Jon Corzine on Recovering From Tragedy
Corzine: Well, first of all, I wear my seat belt. It has changed my personal habits in a way that I think are important. I think it has, more fundamentally, given me a perspective on life that each moment that we’re given is an important one and you ought to use those moments as ably as you can, whether it’s with your family or your friends or in your working life, in all aspects. Try to seize the moment because those can come to an end at any point in time. Life is a real luxury that one shouldn’t take for granted. So philosophically, spiritually, I think I’ve grown by the experience. And I guess the last thing I know is that I always knew that you had to do things or things were not always of your own creation. I’m alive because a lot of good people helped me get a chance to be alive in a certain… in the circumstances that had evolved. And if they hadn’t been there, I could’ve been the smartest guy, I could’ve been the richest guy, I could’ve been anything and still wouldn’t be alive. It’s because a lot of other people make things happen that I think all of us have a chance to be happy, be successful, be who we are.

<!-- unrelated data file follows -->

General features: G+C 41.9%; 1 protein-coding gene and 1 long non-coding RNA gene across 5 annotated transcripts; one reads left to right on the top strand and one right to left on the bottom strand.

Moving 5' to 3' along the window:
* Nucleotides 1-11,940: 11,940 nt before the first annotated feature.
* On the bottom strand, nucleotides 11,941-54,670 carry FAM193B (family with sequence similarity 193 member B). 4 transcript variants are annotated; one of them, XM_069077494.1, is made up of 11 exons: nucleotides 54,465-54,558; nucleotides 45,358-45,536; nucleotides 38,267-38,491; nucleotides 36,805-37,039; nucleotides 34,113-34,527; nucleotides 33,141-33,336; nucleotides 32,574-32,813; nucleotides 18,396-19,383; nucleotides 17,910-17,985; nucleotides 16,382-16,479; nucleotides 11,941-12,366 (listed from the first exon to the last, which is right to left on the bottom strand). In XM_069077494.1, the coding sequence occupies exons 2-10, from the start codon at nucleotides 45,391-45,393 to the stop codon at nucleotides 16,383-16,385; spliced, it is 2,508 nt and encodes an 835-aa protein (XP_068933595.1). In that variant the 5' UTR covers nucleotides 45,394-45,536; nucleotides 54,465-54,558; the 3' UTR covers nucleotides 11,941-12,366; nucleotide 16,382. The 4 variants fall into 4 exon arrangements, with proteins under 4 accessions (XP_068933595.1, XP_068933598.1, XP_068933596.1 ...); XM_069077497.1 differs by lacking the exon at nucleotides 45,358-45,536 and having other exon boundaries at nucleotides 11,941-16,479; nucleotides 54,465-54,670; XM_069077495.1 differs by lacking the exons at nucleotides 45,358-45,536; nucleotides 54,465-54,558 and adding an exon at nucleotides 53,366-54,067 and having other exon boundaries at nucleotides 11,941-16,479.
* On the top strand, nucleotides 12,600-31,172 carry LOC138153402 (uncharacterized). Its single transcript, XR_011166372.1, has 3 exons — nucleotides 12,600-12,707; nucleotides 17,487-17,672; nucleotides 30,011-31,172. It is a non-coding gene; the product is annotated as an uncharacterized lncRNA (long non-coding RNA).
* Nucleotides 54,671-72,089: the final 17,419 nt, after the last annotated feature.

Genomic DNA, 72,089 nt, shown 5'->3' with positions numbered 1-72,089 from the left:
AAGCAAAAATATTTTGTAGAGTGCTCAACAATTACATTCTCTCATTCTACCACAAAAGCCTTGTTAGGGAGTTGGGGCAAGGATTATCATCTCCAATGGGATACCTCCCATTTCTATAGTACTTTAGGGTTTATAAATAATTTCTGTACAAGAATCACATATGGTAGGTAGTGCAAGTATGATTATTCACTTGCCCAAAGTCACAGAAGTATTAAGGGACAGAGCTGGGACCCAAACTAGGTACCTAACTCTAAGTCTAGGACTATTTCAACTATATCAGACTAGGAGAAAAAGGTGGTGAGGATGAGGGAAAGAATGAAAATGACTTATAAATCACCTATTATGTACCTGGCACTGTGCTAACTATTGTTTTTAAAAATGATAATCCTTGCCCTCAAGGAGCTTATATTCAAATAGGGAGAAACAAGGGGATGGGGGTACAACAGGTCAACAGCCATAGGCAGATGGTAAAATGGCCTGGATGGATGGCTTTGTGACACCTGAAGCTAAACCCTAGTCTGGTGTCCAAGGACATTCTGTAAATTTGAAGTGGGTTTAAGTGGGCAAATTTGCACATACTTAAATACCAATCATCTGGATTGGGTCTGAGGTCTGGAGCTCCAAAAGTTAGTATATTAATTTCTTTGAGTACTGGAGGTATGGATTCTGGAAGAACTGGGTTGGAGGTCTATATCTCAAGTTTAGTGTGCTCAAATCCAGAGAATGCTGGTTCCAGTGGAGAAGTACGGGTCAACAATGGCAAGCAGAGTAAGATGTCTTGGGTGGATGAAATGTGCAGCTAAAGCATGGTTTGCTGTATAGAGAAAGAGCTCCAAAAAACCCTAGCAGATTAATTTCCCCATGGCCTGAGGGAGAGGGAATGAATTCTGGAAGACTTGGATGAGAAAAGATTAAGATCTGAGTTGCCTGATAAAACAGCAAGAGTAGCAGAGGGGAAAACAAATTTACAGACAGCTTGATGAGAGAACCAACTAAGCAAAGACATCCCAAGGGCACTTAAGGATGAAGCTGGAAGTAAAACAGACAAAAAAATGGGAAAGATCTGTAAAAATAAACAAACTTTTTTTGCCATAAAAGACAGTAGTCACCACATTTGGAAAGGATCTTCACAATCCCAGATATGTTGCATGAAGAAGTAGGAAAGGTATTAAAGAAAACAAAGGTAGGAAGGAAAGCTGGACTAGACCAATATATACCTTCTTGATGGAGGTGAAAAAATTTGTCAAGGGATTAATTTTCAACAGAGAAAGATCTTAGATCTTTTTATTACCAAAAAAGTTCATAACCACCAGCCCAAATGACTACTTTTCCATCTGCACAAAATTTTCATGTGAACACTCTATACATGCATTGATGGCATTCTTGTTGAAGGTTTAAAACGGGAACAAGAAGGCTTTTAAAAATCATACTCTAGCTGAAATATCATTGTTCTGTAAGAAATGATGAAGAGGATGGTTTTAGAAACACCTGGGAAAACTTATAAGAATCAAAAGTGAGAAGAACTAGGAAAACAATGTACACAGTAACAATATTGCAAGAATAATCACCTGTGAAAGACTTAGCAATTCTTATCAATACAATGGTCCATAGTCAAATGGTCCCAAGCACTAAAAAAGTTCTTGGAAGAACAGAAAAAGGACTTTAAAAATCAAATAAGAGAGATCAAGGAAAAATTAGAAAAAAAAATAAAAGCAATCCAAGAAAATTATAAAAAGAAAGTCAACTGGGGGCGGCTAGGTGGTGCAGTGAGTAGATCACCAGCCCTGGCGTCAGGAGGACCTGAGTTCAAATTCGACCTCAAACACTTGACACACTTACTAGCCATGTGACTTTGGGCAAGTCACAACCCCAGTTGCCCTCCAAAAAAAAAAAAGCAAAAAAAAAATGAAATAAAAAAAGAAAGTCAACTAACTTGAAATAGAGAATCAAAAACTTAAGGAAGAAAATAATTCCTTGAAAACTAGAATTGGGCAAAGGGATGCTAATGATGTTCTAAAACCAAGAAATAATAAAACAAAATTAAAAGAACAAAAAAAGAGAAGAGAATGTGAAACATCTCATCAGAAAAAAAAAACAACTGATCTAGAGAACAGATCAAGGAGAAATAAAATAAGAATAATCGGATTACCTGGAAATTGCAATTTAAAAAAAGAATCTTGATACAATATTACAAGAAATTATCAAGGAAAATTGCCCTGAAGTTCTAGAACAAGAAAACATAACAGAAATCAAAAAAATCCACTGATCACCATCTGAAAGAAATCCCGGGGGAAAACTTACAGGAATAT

Since his car accident, Gov. Jon Corzine lives every day like it’s his last—and wears his seatbelt.
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Is it "perverseness," the "death drive," or something else?
- Bezmenov described this process as "a great brainwashing" which has four basic stages.
- The first stage is called "demoralization" which takes from 15 to 20 years to achieve.
- It's an all-hands-on-deck moment in the arc of civilization.
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